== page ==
On Saturday evening, San Diego State completed a perfect first half of conference play by going into the Thomas & Mack Center and coming away with a comfortable 15-point win over UNLV. As usual, the Aztecs earned the win not on the basis of amazing offense, but on athletic, grinding, demoralizing defense. Steve Fisher‘s team blocked seven shots, challenged seemingly every jumper and held UNLV to a mere 0.83 points per possession. The Aztecs played slowly (34.7 percent of their possessions ended with five seconds or fewer on the shot clock), deliberate and, yes, maybe a little ugly. But none of this is new. Fisher’s heyday on Montezuma Mesa has been marked by defense-first teams, and increasingly, a slow tempo has corresponded with that. Perhaps unbelievably given how defensively-oriented his teams have been, this year’s group is more reliant on that defensive identity than any previous team in the Fisher era.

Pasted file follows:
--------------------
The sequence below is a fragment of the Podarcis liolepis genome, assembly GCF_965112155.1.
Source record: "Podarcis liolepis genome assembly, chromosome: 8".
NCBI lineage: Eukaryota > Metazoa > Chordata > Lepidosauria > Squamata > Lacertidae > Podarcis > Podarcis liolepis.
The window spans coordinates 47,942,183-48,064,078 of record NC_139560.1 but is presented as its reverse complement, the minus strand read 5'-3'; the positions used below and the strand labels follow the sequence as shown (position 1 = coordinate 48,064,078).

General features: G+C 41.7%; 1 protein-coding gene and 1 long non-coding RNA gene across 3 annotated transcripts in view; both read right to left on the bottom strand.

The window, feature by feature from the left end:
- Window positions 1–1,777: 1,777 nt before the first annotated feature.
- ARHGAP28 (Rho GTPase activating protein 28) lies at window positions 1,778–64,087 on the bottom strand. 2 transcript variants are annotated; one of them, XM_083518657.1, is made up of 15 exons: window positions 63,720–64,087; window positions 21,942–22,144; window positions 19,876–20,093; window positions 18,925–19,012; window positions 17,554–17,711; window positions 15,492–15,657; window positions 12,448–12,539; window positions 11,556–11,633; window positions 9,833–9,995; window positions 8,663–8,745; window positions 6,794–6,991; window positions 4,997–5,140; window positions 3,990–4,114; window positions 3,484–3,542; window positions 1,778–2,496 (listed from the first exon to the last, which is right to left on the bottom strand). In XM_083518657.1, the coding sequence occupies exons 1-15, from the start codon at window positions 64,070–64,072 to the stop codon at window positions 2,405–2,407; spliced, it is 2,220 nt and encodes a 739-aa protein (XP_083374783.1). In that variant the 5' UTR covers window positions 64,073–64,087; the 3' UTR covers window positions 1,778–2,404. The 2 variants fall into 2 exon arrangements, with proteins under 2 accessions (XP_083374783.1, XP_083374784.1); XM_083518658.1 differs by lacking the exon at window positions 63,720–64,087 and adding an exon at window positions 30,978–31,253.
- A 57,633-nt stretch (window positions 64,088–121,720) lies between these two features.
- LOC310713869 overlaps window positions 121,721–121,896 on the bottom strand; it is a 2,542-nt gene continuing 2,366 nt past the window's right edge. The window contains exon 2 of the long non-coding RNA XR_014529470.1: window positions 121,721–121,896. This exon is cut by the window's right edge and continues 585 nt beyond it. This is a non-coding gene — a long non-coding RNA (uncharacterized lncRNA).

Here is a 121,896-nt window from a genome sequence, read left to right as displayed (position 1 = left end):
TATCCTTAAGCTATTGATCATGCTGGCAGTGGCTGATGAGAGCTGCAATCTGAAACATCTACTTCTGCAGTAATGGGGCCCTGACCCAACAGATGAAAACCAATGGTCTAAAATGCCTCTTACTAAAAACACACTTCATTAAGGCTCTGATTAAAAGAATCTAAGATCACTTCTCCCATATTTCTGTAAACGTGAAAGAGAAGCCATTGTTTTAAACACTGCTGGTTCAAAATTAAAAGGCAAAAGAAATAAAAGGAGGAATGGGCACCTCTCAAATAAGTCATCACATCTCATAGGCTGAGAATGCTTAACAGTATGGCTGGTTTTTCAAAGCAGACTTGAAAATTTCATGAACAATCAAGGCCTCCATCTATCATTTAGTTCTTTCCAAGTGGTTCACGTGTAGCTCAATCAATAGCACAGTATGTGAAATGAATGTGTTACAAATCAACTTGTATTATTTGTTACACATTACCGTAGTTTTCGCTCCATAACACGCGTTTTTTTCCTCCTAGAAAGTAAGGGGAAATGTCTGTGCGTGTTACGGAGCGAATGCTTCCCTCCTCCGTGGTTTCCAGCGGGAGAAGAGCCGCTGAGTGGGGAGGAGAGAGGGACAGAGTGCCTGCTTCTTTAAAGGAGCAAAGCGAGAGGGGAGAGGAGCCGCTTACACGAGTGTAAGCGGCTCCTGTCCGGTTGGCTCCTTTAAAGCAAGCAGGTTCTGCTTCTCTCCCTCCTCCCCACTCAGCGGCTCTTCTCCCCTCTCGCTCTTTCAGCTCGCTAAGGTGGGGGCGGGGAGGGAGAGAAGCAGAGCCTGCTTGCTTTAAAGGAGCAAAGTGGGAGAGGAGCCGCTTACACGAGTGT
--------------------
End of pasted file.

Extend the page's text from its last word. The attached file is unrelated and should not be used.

First, let’s look at the history. In each of the Aztecs’ last 10 seasons, the team has ranked higher nationally in defensive efficiency than offensive efficiency (per KenPom). Furthermore, the Aztecs have been among the top 10 defensive teams nationally four times, and their adjusted defensive efficiency has checked in below 90 points per 100 possessions three times (including this season). In seven of those 10 years, the Aztecs have played at a bottom-half tempo nationally. As a result of all these numbers, San Diego State has gone 250-85 (74.6%) overall, 113-42 (72.9%) in the Mountain West, taken six trips to the NCAA Tournament, notched the only five NCAA wins in program history while there, and earned two Sweet Sixteen appearances.